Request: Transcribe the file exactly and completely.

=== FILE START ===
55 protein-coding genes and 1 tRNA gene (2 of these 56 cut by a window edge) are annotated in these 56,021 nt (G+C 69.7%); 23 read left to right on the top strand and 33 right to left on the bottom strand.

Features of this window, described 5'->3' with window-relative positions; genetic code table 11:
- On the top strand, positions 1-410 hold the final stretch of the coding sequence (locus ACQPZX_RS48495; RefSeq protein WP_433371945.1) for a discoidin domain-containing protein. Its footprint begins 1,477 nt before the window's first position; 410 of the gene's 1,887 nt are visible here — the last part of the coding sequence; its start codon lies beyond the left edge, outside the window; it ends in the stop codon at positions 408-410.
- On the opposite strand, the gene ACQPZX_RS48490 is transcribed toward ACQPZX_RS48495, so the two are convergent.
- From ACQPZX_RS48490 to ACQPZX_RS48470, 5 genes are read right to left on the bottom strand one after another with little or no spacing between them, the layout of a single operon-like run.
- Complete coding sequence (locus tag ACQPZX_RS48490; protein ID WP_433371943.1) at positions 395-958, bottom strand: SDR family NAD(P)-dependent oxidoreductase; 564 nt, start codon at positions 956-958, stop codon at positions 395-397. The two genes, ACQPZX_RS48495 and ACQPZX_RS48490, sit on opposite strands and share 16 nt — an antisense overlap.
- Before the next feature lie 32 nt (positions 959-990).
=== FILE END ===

55 protein-coding genes and 1 tRNA gene (2 of these 56 cut by a window edge) are annotated in these 56,021 nt (G+C 69.7%); 23 read left to right on the top strand and 33 right to left on the bottom strand.

Features of this window, described 5'->3' with window-relative positions; genetic code table 11:
- On the top strand, positions 1-410 hold the final stretch of the coding sequence (locus ACQPZX_RS48495; RefSeq protein WP_433371945.1) for a discoidin domain-containing protein. Its footprint begins 1,477 nt before the window's first position; 410 of the gene's 1,887 nt are visible here — the last part of the coding sequence; its start codon lies beyond the left edge, outside the window; it ends in the stop codon at positions 408-410.
- On the opposite strand, the gene ACQPZX_RS48490 is transcribed toward ACQPZX_RS48495, so the two are convergent.
- From ACQPZX_RS48490 to ACQPZX_RS48470, 5 genes are read right to left on the bottom strand one after another with little or no spacing between them, the layout of a single operon-like run.
- Complete coding sequence (locus tag ACQPZX_RS48490; protein ID WP_433371943.1) at positions 395-958, bottom strand: SDR family NAD(P)-dependent oxidoreductase; 564 nt, start codon at positions 956-958, stop codon at positions 395-397. The two genes, ACQPZX_RS48495 and ACQPZX_RS48490, sit on opposite strands and share 16 nt — an antisense overlap.
- Before the next feature lie 32 nt (positions 959-990).